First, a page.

by Jesse Monteagudo -
SGN Contributing Writer
The City of San Francisco, ahead of its time in so many ways, is the most liberal place in America with regard to public nudity. Being naked in public is allowed there as long as there is no 'sexual intent' or 'sexual gratification' involved - in other words, simply being nude is OK, but being nude with an erection is forbidden. There are many clothing-optional events in the City by the Bay, including Saint Stupid's Day Parade on April 1, the Bay to Breakers race in May, the World Naked Bike Ride and Gay Pride Weekend in June, Dore Alley in July, the Folsom Street Fair in September, and, of course, Halloween. For the past few years, nudists of all sexual orientations and gender identities have gathered at Jane Warner Plaza in the Castro for the annual Nude In and other events. In fact, nudity at the Plaza has become so common that locals affectionately call it the 'Buff Stop.' Gay porn star Marc Dylan recently brought major attention to public nudity in the Castro when he toured that famous Gayborhood wearing nothing but a hat, shoes, and socks. Only Seattle has a nude social scene that even approaches that of San Francisco.
THE COCK RING CONUNDRUM
Alas, even San Francisco has people who do not approve of their city's 'in your face' nude aesthetic. One of its leading opponents is City Supervisor Scott Wiener[!], an openly Gay man who coincidentally represents the Castro district. (Harvey Milk must be spinning in his grave.) Last year, Supervisor Wiener pushed through a law that requires nudists to place a cloth between their bare buns and public seats. This year Wiener was moved to greater action by the appearance of cock rings on some of the nudes - accoutrements that he considers erotic. 'People can have whatever view they want to have on public nudity in general. But to be walking around with a cock ring on or something similar is just not acceptable [or] responsible behavior,' Wiener told the Bay Area Reporter. Wiener disagrees with naturists who argue that cock rings are jewelry, like bracelets or earrings. 'The whole purpose of a cock ring is to draw attention to [the genital] area,' he said. 'People are absolutely repulsed by it.'
It should be noted that public nudity in San Francisco is not an LGBT issue per se. There are, after all, many straight nudists, and Supervisor Wiener himself, as I mentioned earlier, is openly Gay. And Wiener was quick to add that many prominent LGBT individuals support increased restrictions on public nudity. 'The Castro is not about a group of men exposing themselves every day,' he said.
A NAKED POWER PLAY?
On October 2, Wiener introduced legislation that would severely restrict public nudity in San Francisco. His proposal would expand current bans on nudity in the City's parks and in the Port of San Francisco to include sidewalks, plazas, 'parklets,' and public transit. The law would still allow social nudity at parades and major events, which means the World Naked Bike Ride, Bay to Breakers race, Folsom Street Fair, et al., will continue to bring in the tourist dollars. It would impose a fine of $100 for a first offense and $200 for a second offense within a year.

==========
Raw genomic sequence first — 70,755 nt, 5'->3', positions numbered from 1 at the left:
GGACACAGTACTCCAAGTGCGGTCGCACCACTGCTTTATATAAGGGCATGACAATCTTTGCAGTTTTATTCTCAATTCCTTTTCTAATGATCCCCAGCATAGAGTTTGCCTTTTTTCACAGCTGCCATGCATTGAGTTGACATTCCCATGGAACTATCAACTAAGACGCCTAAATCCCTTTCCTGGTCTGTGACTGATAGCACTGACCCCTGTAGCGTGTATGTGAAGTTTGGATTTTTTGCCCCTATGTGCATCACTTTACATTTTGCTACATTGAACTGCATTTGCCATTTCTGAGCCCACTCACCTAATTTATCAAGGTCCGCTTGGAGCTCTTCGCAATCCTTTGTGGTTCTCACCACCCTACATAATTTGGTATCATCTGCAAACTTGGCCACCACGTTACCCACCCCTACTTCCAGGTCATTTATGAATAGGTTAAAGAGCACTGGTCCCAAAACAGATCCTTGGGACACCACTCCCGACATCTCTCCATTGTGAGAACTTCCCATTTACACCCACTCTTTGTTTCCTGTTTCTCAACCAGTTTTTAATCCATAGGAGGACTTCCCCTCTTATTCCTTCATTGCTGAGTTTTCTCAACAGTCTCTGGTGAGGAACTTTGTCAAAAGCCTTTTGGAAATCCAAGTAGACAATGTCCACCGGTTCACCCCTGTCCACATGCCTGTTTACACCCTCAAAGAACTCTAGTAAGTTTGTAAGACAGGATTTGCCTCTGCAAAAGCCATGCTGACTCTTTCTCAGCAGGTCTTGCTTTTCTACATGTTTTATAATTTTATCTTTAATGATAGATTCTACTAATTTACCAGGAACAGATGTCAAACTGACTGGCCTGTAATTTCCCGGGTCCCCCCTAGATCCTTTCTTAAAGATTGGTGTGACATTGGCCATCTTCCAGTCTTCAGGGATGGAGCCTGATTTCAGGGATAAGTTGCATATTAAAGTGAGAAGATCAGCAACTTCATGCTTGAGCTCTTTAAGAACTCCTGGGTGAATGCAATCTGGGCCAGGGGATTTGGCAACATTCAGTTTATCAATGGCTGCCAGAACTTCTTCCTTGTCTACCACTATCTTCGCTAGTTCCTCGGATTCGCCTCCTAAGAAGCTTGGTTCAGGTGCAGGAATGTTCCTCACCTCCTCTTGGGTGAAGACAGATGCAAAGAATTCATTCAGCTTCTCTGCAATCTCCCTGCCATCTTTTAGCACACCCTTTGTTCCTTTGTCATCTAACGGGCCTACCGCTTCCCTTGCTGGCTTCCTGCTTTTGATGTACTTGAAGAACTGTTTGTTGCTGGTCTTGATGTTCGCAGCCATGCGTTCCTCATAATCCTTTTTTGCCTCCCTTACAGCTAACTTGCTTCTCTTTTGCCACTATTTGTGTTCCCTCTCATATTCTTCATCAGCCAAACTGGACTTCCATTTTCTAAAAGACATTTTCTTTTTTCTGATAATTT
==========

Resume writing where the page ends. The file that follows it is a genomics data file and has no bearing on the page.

I hope this doesn't pass. Though the odds of my getting naked in San Francisco anytime soon are just about zilch, I like the fact that there is a place in this still largely Puritan country where those who are so inclined can get naked somewhere other than in private homes or at nude beaches, nudist camps, guest houses, or private clubs. And while Wiener doesn't say so, I presume that there is more behind his proposal than merely an aversion to cock rings. To a large extent, public nudity in San Francisco is practiced (out of necessity) by the homeless, a class of people that is not well loved by that city's establishment. And, unfortunately, not everyone who gets naked in the Castro looks like Marc Dylan. Most people who parade in the buff at Jane Warner Plaza and elsewhere are old, fat, ugly, dirty, or a combination thereof - qualities that would not endear them to politicians or business owners seeking to attract tourists or investors to the City by the Bay.
NO NUDES NOT GOOD NEWS
Naturist activists, needless to say, are appalled by Wiener's proposal. One of them is my friend Paul D. Cain, award-winning writer and Mr. CMEN (California Men Enjoying Naturism) 2008: 'I came to social nudity fairly late in my life, at about age 35. Nudism enabled me to realize that my body is something in which I can take pride, not shame. I have had the pleasure of being publicly naked in San Francisco several times - at Folsom Street Fair, at Bay to Breakers, and in the Castro with friends. With the sole exception of some drunken rowdies at Bay to Breakers one year, I have always been treated with utmost respect.
'My nudity,' Cain continues, 'is not a threat to anyone. The idea that the wide-open town that San Francisco has always been is now considering such nonsensical laws about public nudity baffles and disappoints me. No one is forcing anyone to be naked in public. If someone can do so responsibly - and I have never seen a public nudist in San Francisco act in any other way - I see no need for the unnecessarily restrictive law Supervisor Wiener is proposing. If someone is offended by someone else's public nudity, then she or he can simply look away. I hope San Francisco's voters will realize that the proposed anti-nudity ban would unnecessarily remove one of the civic qualities that makes the City the great place that it is.' To which I can only add, Amen!
Share on Facebook
Share on Delicious
Share on StumbleUpon!